Linux and audio have never entirely gotten along well together, when PulseAudio came along it actually solved a lot of problems but it's PipeWire that's the real future.
Truthfully, I was hesitent to switch my own PC over from PulseAudio to PipeWire for fear of breakage, especially with the Steam Deck — I needed things to continue working smoothly. However, I also sometimes tend to just "YOLO" for the fun of it and so I did. I'm now running PipeWire and I have to tell you how happy I am with it.
PipeWire is a project that aims to greatly improve handling of audio and video under Linux. It provides a low-latency, graph based processing engine on top of audio and video devices that can be used to support the use cases currently handled by both pulseaudio and JACK. PipeWire was designed with a powerful security model that makes interacting with audio and video devices from containerized applications easy, with supporting Flatpak applications being the primary goal. Alongside Wayland and Flatpak we expect PipeWire to provide a core building block for the future of Linux application development.
Not only is it powerful, it's also surprisingly easy to use and assorted applications have sprung up around it to support it. Software like Helvum and qpwgraph have absolutely blown my mind on how ridiculously simple they make messing with audio inputs and outputs.
Something I've wanted to do for a long time, but Pulse didn't really help and I didn't like the complexity of JACK was to get different inputs and outputs going for OBS Studio for my livestreams. Things like only having very specific audio go to certain places. Now, it's ridiculously easy.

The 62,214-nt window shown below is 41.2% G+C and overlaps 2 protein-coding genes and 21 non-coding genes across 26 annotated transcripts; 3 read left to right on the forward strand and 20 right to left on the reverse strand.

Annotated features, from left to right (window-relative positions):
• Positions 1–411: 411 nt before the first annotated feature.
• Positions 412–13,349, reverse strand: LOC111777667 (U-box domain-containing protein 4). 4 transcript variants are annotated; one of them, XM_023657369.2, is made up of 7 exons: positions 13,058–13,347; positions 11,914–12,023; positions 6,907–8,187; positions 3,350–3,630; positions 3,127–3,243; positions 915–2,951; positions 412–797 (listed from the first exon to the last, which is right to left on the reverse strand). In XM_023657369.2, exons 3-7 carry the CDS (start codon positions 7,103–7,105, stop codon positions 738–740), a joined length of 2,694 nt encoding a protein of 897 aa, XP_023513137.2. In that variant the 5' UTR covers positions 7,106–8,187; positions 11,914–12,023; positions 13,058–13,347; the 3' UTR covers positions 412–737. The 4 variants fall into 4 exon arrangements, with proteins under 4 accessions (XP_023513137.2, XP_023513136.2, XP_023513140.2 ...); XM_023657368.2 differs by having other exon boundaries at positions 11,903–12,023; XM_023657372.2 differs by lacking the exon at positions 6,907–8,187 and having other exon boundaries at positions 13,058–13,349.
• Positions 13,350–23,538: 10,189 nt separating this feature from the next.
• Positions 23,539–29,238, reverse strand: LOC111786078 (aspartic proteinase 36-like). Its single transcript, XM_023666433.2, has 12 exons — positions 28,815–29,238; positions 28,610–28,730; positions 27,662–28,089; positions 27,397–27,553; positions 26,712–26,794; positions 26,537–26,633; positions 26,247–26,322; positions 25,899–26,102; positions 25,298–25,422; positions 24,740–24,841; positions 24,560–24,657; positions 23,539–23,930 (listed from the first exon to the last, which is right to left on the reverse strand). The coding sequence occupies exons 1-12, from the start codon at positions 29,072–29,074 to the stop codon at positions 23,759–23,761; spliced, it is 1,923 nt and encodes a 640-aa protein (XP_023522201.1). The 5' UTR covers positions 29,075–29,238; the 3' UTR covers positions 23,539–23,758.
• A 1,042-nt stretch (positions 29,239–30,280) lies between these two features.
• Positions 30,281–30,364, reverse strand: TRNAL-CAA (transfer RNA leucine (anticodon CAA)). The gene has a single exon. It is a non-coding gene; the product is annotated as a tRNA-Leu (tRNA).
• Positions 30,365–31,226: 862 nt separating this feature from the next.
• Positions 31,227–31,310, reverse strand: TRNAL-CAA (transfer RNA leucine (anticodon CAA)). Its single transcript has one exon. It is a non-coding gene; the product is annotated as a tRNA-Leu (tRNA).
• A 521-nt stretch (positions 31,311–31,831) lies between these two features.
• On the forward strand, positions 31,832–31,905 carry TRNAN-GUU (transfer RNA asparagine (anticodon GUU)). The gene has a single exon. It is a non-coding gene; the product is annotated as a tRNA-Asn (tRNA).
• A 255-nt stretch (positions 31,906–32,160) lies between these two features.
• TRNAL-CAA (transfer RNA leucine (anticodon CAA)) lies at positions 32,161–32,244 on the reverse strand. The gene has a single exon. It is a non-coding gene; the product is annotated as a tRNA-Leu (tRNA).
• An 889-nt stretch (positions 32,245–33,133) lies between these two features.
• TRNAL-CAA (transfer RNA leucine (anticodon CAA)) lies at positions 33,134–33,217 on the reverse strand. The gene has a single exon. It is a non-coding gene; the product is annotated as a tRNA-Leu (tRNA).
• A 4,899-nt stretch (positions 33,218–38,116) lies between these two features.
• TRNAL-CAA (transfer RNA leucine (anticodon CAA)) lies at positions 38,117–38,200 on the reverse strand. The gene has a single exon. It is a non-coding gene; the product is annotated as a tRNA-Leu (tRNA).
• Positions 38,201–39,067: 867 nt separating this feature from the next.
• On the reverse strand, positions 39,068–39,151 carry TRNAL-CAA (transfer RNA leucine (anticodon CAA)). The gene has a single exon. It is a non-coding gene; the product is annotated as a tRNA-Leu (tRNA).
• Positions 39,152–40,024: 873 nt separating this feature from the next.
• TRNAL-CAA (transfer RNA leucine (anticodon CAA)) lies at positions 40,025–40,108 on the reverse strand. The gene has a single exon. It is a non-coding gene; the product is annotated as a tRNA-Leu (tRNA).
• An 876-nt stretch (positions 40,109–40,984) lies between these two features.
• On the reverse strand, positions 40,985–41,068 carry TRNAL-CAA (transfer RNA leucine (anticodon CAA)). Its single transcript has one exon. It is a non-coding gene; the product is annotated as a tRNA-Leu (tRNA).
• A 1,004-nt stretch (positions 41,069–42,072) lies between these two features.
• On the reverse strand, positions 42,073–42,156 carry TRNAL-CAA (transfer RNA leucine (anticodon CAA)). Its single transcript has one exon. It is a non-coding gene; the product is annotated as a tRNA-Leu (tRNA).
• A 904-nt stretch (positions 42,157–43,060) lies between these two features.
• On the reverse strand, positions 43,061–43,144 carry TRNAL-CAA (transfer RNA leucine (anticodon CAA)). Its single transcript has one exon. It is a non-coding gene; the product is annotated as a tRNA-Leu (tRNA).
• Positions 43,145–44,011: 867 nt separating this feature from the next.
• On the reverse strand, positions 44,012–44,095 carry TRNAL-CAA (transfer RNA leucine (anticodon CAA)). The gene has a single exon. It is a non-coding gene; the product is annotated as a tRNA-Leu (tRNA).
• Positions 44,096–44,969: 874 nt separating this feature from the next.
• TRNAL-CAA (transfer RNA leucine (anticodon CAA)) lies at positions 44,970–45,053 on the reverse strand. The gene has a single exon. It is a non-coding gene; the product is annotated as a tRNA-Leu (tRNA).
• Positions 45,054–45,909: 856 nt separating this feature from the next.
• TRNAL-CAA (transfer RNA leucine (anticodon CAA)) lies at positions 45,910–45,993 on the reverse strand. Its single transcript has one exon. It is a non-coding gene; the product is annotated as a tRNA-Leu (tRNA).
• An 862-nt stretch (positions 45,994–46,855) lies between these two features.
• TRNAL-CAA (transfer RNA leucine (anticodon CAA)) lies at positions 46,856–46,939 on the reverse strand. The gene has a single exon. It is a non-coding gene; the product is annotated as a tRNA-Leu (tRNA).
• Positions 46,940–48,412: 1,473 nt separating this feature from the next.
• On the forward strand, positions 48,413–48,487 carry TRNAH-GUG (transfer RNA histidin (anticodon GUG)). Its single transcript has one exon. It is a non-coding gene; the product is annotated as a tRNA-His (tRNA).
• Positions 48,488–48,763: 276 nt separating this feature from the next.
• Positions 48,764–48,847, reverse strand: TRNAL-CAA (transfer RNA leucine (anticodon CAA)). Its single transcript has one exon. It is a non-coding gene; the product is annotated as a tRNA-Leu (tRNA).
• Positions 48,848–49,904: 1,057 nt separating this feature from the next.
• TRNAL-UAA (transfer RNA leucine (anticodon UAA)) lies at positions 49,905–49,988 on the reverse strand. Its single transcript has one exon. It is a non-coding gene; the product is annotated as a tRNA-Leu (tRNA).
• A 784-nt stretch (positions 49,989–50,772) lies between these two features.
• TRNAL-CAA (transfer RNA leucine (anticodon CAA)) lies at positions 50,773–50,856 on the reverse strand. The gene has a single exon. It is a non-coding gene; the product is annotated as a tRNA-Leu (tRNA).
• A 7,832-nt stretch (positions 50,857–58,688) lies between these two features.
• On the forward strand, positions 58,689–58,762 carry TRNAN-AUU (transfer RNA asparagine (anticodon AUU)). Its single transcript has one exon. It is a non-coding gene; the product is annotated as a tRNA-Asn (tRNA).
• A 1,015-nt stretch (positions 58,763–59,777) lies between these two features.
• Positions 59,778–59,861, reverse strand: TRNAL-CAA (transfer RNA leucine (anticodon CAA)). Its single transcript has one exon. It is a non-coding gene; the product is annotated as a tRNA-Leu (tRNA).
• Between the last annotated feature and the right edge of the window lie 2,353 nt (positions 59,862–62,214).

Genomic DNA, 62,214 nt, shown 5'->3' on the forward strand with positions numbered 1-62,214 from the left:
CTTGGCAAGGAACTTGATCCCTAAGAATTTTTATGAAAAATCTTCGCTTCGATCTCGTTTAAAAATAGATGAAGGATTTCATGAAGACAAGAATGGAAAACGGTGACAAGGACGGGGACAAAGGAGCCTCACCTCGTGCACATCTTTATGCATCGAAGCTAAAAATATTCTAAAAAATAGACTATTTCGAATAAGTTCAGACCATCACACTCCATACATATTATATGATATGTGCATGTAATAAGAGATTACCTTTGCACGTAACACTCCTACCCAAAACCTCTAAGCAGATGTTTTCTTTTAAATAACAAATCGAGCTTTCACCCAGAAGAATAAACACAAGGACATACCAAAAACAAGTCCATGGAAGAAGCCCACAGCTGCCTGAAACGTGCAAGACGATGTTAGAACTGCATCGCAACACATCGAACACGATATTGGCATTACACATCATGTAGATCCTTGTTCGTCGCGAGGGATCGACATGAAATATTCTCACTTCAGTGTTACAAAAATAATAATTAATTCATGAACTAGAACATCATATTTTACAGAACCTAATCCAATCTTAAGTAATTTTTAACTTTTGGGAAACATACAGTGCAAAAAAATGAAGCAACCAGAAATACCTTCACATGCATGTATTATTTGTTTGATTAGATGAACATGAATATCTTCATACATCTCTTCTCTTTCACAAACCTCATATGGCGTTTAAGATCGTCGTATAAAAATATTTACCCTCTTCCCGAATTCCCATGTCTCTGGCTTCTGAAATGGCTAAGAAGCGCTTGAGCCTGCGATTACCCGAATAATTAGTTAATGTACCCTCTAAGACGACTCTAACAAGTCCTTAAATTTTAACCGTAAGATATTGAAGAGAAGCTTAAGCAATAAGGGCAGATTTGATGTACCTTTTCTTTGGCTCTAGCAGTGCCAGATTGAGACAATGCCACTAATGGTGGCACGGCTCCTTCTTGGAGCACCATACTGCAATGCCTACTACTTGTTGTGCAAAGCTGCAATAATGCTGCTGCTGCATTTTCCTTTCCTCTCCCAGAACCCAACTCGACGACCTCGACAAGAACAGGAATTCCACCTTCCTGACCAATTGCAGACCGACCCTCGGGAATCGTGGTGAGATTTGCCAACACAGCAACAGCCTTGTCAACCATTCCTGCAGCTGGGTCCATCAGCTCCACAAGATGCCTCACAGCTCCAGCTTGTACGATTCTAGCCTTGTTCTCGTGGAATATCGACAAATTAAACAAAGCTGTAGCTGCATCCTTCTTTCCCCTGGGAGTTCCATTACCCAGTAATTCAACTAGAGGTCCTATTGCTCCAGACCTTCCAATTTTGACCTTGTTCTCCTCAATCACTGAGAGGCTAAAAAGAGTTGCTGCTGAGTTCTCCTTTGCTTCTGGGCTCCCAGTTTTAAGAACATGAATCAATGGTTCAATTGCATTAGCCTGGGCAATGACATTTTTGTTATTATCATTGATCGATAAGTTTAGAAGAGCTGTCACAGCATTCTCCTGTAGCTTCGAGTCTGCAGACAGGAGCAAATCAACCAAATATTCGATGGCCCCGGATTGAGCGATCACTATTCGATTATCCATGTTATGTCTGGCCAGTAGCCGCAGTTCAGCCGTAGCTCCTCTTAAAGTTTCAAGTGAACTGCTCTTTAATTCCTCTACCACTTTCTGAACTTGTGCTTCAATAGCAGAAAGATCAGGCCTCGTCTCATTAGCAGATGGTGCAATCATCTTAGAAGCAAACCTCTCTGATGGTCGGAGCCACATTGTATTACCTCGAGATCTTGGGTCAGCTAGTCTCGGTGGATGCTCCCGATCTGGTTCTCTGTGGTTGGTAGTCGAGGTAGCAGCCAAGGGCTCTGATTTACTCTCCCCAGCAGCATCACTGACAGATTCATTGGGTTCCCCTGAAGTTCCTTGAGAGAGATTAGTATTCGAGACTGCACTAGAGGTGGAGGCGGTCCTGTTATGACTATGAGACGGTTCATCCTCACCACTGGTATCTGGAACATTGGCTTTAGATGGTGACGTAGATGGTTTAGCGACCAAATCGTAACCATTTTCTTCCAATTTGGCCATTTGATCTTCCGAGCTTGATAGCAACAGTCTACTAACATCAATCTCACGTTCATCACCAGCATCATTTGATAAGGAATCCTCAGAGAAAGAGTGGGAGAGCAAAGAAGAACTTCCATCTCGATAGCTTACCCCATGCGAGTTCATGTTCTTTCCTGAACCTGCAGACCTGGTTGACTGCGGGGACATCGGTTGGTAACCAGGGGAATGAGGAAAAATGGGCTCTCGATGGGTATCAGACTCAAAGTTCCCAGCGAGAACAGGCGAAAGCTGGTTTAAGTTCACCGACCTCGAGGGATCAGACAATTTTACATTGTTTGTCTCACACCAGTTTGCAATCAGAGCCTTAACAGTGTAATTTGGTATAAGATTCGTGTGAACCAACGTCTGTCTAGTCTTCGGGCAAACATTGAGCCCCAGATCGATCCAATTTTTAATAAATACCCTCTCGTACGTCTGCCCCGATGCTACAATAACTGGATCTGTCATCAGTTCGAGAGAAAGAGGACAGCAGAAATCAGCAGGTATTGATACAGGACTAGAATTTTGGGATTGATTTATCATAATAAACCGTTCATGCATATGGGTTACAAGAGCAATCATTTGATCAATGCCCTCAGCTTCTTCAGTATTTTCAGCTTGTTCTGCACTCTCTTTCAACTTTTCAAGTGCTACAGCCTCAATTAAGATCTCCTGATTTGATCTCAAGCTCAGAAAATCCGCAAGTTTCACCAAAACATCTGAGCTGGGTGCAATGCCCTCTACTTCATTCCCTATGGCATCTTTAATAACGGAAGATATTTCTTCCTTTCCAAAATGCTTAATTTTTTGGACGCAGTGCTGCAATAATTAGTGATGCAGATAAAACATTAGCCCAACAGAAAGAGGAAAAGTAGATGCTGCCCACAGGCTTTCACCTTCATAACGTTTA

With the aforementioned applications, you just drag wires between things and…done. That's it. How is Linux audio now this easy?!
For example, grabbing the audio from my shiny Capture Card that's attached between the Steam Deck and my PC, with a drag of a wire I can now have it going to OBS Studio and also have it so only that goes to my Wireless headset. How about music playing that only I can hear? It's a small thing but PipeWire makes everything like that simple. Duplicating and moving audio streams with the drag of a wire. I like simplicity, it makes me happy. There's a huge amount this enables without diving into confusing configuration files, and there's no terminal needed - it's all in the UI. Lovely.
Linux audio is really going places with this. If you also haven't tried PipeWire yet, you're missing out.